Usually, you will have a patient out of your nurses’ workload that is “your” patient. This is the patient that we are responsible for completing an assessment on during the shift, collecting all information for, taking vital signs, and writing a care plan for. However, the nurse that you are assigned to will have 2- 6 patients. It’s really up to the nurse as far as what you are allowed to do outside of the vital signs and head-to-toe assessment. The patient also has the right to refuse any assessments or skills that the student is going to perform.
Overall, I felt like most patients were understanding and wanted to help us students learn and practice our skills. If a patient opposed to having a student, sometimes we would become assigned to a new patient. Remember to not take anything personally, most patients do not want to be in the hospital and are stressed with a variety of different things. They are being poked and messed with all day and it can be very uncomfortable. That being said, don’t accept abuse from any patient and talk to the nurse you are with or your clinical instructor if you’re feeling uncomfortable.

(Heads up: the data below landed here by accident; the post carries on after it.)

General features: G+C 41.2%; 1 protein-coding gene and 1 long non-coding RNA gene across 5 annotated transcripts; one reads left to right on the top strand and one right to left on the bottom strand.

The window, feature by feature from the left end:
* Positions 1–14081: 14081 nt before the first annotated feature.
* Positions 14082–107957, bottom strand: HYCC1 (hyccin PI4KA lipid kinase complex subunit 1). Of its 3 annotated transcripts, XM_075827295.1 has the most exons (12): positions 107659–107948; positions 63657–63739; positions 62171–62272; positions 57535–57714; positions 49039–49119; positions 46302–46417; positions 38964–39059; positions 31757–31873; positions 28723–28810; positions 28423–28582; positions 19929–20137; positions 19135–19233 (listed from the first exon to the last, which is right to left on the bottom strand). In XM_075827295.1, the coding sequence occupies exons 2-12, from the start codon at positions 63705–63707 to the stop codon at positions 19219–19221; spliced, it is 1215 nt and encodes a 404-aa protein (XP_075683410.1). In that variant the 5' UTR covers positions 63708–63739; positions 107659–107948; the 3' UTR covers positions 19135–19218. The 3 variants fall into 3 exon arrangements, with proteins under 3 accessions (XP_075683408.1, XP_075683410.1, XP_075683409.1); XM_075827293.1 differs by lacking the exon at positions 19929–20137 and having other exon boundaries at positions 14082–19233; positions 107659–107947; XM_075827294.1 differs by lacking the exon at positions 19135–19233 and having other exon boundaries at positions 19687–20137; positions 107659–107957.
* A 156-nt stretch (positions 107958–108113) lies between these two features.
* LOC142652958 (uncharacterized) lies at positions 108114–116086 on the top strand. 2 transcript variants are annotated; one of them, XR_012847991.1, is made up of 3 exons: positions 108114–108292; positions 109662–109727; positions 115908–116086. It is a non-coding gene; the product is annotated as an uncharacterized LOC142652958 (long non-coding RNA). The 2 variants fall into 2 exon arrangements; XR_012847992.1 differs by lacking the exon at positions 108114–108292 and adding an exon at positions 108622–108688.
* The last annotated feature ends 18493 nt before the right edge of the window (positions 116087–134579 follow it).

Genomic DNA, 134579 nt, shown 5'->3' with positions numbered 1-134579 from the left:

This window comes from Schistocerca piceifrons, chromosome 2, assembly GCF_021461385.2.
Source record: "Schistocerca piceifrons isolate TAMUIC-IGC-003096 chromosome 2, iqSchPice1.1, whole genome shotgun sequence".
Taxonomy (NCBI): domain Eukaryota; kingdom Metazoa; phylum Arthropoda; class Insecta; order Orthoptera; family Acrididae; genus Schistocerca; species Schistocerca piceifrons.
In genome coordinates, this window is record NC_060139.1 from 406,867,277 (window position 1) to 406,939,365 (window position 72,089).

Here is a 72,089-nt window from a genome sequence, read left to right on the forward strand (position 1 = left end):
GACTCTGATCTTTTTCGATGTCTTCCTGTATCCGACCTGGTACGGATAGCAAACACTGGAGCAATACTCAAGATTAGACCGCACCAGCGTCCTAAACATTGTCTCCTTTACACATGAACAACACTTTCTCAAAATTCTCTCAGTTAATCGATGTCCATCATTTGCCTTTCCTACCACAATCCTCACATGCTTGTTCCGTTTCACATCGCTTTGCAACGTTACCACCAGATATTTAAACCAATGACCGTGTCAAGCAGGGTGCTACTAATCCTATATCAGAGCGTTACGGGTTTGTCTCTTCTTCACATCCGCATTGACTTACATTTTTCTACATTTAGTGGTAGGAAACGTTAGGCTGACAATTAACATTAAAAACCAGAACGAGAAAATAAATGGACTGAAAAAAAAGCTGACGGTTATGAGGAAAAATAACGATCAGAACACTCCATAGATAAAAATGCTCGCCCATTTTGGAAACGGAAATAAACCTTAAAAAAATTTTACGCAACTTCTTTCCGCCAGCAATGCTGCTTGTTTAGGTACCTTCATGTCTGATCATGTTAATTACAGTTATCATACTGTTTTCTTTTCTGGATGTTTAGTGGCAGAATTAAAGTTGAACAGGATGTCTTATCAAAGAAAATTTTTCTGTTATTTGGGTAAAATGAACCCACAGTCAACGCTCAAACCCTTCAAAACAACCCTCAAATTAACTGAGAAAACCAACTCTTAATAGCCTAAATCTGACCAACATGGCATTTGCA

What to Expect Working with Nurses
At the shift change, we would go up to the floor that we are working on and would be introduced to our nurse during the huddle. Some nurses are more open to having a student than others. I feel like my experience during a specific clinical shift had everything to do with the nurse that I was assigned to. Since you are working with a nurse, everything that you do, their license is responsible for. Because of this, some nurses don’t want you to practice some of the more invasive skills or pass meds. Other nurses want you to get all the practice you can and will have you do everything.
Going into clinicals you might have a paper that tells the nurses what you can or can’t do if you’re in the earlier quarters. For example, during the third quarter at my school, you can not do anything with PICC lines. Always bring this paper to show the nurse you are working with what you can’t do.